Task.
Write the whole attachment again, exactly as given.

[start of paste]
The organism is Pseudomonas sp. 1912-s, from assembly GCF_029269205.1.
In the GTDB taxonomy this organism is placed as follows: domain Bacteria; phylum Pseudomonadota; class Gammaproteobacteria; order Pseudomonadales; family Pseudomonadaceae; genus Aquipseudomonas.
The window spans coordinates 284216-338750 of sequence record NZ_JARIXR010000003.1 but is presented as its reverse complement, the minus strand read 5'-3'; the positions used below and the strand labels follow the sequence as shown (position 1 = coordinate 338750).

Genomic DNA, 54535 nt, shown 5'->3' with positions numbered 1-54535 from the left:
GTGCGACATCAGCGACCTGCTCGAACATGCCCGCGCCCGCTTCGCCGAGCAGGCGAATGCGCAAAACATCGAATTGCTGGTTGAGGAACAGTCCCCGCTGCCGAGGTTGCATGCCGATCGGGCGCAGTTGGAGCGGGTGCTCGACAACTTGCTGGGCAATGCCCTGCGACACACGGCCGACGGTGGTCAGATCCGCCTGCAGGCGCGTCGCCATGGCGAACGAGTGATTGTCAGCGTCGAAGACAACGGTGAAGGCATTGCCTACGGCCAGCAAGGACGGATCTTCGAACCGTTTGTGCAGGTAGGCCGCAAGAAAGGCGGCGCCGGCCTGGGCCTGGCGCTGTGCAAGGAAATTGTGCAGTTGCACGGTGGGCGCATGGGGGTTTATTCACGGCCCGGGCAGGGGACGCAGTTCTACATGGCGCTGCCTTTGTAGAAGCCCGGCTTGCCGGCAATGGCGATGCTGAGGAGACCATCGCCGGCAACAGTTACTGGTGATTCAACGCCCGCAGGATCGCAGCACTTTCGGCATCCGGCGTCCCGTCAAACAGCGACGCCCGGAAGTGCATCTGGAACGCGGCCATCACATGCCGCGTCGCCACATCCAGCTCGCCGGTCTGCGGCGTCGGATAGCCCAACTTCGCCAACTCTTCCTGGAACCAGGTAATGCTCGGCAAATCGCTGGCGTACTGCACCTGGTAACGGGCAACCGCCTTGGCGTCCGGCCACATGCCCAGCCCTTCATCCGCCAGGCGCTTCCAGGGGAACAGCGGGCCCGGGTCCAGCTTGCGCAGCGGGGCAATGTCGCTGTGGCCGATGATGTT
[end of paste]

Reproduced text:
The organism is Pseudomonas sp. 1912-s, from assembly GCF_029269205.1.
In the GTDB taxonomy this organism is placed as follows: domain Bacteria; phylum Pseudomonadota; class Gammaproteobacteria; order Pseudomonadales; family Pseudomonadaceae; genus Aquipseudomonas.
The window spans coordinates 284216-338750 of sequence record NZ_JARIXR010000003.1 but is presented as its reverse complement, the minus strand read 5'-3'; the positions used below and the strand labels follow the sequence as shown (position 1 = coordinate 338750).

Genomic DNA, 54535 nt, shown 5'->3' with positions numbered 1-54535 from the left:
GTGCGACATCAGCGACCTGCTCGAACATGCCCGCGCCCGCTTCGCCGAGCAGGCGAATGCGCAAAACATCGAATTGCTGGTTGAGGAACAGTCCCCGCTGCCGAGGTTGCATGCCGATCGGGCGCAGTTGGAGCGGGTGCTCGACAACTTGCTGGGCAATGCCCTGCGACACACGGCCGACGGTGGTCAGATCCGCCTGCAGGCGCGTCGCCATGGCGAACGAGTGATTGTCAGCGTCGAAGACAACGGTGAAGGCATTGCCTACGGCCAGCAAGGACGGATCTTCGAACCGTTTGTGCAGGTAGGCCGCAAGAAAGGCGGCGCCGGCCTGGGCCTGGCGCTGTGCAAGGAAATTGTGCAGTTGCACGGTGGGCGCATGGGGGTTTATTCACGGCCCGGGCAGGGGACGCAGTTCTACATGGCGCTGCCTTTGTAGAAGCCCGGCTTGCCGGCAATGGCGATGCTGAGGAGACCATCGCCGGCAACAGTTACTGGTGATTCAACGCCCGCAGGATCGCAGCACTTTCGGCATCCGGCGTCCCGTCAAACAGCGACGCCCGGAAGTGCATCTGGAACGCGGCCATCACATGCCGCGTCGCCACATCCAGCTCGCCGGTCTGCGGCGTCGGATAGCCCAACTTCGCCAACTCTTCCTGGAACCAGGTAATGCTCGGCAAATCGCTGGCGTACTGCACCTGGTAACGGGCAACCGCCTTGGCGTCCGGCCACATGCCCAGCCCTTCATCCGCCAGGCGCTTCCAGGGGAACAGCGGGCCCGGGTCCAGCTTGCGCAGCGGGGCAATGTCGCTGTGGCCGATGATGTT